Hizbullah to block funding for UN Hariri investigation

Group said tribunal could indict some of its Iranian-backed members; Hizbullah says tribunal has been poisoned by lying witnesses.

nasrallah 311 (photo credit: AP)
nasrallah 311
(photo credit: AP)
Hizbullah will use its position in government to try to block Lebanon's funding for the UN court investigating the 2005 assassination of former Lebanese Prime Minister Rafik Hariri, the group's spokesman said Wednesday.
Hizbullah's leader has said the tribunal looking into Hariri's death could indict some of the Iranian-backed group's members, fueling the country's worst political crisis in years. Hizbullah contends the tribunal has been poisoned by witnesses who have given false information.
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The indictments could be issued as early as next month.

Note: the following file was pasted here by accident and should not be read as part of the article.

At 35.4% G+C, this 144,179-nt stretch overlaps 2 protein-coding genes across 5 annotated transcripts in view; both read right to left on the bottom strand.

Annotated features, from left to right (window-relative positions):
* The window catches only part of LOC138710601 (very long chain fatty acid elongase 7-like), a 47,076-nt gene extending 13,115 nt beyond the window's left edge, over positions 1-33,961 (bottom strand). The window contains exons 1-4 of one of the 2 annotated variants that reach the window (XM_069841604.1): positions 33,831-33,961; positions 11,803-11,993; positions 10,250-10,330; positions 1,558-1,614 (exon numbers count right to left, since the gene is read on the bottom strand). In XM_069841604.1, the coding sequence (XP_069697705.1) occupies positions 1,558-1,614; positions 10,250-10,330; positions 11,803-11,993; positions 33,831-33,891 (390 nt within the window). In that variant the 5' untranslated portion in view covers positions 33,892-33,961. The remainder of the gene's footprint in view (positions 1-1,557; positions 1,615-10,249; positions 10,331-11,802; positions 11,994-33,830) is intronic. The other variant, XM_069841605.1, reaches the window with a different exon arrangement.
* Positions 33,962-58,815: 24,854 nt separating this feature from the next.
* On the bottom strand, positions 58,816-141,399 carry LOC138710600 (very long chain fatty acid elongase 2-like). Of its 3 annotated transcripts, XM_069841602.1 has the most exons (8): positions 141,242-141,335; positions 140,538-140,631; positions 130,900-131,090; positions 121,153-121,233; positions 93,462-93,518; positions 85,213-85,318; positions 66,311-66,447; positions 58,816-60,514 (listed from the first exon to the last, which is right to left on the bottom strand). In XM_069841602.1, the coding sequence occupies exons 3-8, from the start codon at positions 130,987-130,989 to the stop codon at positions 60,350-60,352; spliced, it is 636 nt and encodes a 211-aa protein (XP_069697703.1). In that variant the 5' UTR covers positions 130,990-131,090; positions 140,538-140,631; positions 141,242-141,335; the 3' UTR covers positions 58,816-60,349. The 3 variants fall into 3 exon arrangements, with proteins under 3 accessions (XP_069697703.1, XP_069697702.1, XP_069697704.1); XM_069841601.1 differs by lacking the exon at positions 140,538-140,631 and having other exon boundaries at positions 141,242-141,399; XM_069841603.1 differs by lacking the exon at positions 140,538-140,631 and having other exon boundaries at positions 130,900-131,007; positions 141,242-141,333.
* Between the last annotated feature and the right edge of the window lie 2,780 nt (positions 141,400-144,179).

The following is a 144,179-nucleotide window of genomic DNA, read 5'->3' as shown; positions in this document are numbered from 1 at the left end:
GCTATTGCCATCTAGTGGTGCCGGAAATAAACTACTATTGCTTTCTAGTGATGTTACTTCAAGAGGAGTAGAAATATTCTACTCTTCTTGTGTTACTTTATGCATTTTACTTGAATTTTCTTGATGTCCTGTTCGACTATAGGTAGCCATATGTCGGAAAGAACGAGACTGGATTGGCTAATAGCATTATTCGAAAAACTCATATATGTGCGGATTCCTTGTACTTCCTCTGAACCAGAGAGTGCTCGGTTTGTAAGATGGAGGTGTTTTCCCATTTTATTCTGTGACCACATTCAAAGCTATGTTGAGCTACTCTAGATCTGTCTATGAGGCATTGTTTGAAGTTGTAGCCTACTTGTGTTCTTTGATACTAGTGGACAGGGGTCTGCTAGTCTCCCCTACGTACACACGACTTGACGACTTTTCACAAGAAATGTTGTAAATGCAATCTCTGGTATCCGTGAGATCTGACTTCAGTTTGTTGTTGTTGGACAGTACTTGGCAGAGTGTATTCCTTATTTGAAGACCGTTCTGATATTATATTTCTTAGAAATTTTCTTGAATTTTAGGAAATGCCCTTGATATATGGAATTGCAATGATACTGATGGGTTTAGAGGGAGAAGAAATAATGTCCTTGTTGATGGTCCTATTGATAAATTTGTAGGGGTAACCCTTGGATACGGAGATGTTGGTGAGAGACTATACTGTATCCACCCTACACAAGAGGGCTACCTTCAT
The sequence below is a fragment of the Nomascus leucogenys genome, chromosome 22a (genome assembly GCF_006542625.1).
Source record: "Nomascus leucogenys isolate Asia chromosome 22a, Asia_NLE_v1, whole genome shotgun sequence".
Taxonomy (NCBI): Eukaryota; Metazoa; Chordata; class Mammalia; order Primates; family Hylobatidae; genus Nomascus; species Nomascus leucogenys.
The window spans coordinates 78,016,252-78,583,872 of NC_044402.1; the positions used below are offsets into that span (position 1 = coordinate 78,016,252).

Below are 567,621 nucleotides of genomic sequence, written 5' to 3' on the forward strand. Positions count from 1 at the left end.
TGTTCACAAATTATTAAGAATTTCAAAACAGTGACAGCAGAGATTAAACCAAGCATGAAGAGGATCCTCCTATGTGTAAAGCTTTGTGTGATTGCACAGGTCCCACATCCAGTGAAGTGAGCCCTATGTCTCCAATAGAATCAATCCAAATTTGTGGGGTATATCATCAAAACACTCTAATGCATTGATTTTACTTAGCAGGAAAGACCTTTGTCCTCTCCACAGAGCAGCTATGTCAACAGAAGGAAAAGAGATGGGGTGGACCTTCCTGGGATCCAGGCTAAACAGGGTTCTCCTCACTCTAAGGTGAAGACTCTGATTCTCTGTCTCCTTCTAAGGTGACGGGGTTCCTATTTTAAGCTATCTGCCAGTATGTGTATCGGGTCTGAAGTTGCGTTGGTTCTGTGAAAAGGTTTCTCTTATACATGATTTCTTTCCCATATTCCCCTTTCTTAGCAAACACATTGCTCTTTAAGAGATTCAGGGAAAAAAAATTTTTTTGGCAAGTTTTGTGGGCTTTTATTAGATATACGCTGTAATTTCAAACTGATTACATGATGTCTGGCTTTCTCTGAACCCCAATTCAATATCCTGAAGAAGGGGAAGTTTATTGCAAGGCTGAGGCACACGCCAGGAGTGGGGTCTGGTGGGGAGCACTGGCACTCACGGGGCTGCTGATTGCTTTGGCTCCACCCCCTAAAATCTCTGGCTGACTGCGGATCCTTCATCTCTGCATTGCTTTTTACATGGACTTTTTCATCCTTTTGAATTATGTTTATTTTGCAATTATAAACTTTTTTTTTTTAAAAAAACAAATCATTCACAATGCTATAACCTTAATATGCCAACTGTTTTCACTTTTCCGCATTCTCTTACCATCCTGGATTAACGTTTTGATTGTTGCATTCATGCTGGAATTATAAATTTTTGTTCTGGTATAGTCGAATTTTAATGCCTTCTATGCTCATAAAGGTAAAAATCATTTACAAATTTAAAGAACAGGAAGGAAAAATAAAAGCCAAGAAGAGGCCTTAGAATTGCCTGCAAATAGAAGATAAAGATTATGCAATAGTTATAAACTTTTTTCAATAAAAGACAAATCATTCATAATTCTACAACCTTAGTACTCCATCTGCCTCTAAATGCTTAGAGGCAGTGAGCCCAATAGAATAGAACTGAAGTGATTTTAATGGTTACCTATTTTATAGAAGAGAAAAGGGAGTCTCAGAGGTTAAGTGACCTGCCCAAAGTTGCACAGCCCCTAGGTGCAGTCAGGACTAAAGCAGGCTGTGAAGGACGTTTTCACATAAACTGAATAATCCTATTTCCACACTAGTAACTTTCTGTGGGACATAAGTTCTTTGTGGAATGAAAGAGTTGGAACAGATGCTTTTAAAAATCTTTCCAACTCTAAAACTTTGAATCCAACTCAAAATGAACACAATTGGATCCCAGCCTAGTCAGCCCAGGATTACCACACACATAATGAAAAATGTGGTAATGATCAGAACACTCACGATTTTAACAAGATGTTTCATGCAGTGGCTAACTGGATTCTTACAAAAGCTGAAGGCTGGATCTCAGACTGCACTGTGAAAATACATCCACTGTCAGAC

"You know our position on the tribunal, so we cannot agree to finance it," Hizbullah spokesman Ibrahim Moussawi told The Associated Press on Wednesday when asked if his party will try to block the funding in Lebanon's budget.
Lebanon pays 49 percent of the tribunal's costs, with other UN member states providing the remainder.
Hizbullah has a key role in the country's fragile national unity government, which is led by the slain leader's son — Prime Minister Saad Hariri — who heads a Western-backed coalition. The Cabinet has delayed discussions on the 2011 draft budget as lawmakers debate funding for the tribunal.
Hizbullah could unify the opposition to stop the funding. According to the resolution that created the tribunal, other countries would step in if Lebanon failed to provide its share. Still, such a decision would be a strong message that support for the tribunal is lagging.
Despite opposition to the court, Prime Minister Saad Hariri and his supporters insist the tribunal will go forward.
The bombing that killed Rafik Hariri and 22 other people along Beirut's Mediterranean waterfront on Feb. 14, 2005, was one of the most dramatic political assassinations the Middle East has seen. A billionaire businessman, Hariri was Lebanon's most prominent politician after the 15-year civil war ended in 1990.